Edward H. Nabb Research Center for Delmarva History & Culture Enduring Connections: Exploring Delmarva's Black History

Record Detail

Record #35 from Abstracts from William Still's Underground Railroad

Traveler's Names Ann Jonston
Age 24
Description Tall and of a dark chestnut
Origin- Town/City Cambridge
Origin- County Dorchester
Origin- State Maryland
Destination Canada
Slaveowner's Name Samuel Harrington and William Moore
Chapter Title Two female passengers from Maryland
Page Number 164
Other Travelers Ann Johnson, Lavina Woolfley
Other Conductors
Additional Names
Method of Travel
Additional Resources
Items in Possession
Full Narrative It is, therefore, a pleasure to thus transfer from the old Record book the names of Ann Johnson and Lavina Woolfley, who fled from Maryland in 1857. Their lives, however, had not been in any way very remarkable. Ann was tall, and of a dark chestnut color, with an intelligent countenance, and about twenty-four years of age. She had filled various situations as a Slave. Sometimes she was required to serve in the kitchen, at other times she was required to toil in the field, with the plow, hoe, and the like.Samuel Harrington, of Cambridge District, Maryland, was the name of the man for whose benefit Ann labored during her younger days. She had no hesitation in saying, that he was a very " ill-natured man;"he however, was a member of the "old time Methodist Church." In Slave property he had invested only to the extent of some five or six head. About three years previous to Ann's escape, one of her brothers fled and went to Canada. This circumstance so enraged the owner, that he declared he would " sell all " he owned. Accordingly Ann was soon put on the auction block, and was bought by a man who went by the name of William Moore. Moore was a married man, who, with his wife, was addicted to in-temperance and carousing. Ann found that she had simply got "out of the fire into the frying-pan." She was really at a loss to tell when her lot was the harder, whether under the "rum drinker," or the old time Methodist. In this state of mind she decided to leave all and go to Canada, the refuge for the fleeing bondman.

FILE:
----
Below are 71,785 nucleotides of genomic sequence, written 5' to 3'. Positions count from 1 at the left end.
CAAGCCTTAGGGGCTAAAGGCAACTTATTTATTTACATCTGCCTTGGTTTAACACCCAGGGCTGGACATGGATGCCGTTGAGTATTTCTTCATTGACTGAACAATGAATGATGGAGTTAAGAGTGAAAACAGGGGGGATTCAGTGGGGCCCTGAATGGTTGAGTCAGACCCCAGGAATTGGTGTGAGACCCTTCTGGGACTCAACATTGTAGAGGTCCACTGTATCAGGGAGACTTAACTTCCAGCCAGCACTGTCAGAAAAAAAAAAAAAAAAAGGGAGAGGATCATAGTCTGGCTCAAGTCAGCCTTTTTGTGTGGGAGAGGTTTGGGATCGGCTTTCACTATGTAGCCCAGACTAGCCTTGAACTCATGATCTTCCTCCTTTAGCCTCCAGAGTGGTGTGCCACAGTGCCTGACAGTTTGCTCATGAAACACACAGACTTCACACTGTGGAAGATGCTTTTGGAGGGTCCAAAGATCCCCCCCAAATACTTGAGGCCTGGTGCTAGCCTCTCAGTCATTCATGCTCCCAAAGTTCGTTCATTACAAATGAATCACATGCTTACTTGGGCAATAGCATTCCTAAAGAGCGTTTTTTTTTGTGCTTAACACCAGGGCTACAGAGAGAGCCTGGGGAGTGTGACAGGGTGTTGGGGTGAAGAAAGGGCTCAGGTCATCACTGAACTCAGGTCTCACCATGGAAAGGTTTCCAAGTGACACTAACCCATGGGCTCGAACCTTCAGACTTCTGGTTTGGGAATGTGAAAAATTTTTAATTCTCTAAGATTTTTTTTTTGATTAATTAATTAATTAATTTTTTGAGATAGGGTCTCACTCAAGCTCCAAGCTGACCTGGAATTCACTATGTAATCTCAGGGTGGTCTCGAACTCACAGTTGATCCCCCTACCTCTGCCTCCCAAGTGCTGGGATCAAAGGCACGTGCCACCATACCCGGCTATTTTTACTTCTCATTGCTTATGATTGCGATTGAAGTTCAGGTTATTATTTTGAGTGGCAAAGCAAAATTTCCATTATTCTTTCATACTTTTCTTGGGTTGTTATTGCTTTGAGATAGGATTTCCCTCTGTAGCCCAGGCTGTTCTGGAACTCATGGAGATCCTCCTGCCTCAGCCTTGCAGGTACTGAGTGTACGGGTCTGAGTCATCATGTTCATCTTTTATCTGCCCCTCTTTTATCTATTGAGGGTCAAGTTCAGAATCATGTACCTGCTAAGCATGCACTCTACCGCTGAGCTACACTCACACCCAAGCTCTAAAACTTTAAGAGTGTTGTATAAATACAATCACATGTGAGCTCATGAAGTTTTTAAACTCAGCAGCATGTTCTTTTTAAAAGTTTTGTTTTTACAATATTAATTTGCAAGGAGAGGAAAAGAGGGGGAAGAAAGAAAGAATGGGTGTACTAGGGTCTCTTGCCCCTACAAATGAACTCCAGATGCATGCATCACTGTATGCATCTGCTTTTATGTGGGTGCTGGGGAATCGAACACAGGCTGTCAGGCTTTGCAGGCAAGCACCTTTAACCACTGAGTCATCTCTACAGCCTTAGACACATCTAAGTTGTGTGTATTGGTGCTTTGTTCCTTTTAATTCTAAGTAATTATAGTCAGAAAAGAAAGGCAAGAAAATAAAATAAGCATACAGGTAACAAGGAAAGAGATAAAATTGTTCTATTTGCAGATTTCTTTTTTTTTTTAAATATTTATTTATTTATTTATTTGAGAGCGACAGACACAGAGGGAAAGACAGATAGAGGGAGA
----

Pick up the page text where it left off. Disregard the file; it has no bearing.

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[Author (if known)], Abstracts from William Still's Underground Railroad, [Date (if known)], Enduring Connections: Exploring Delmarva’s Black History, Nabb Research Center, Salisbury University.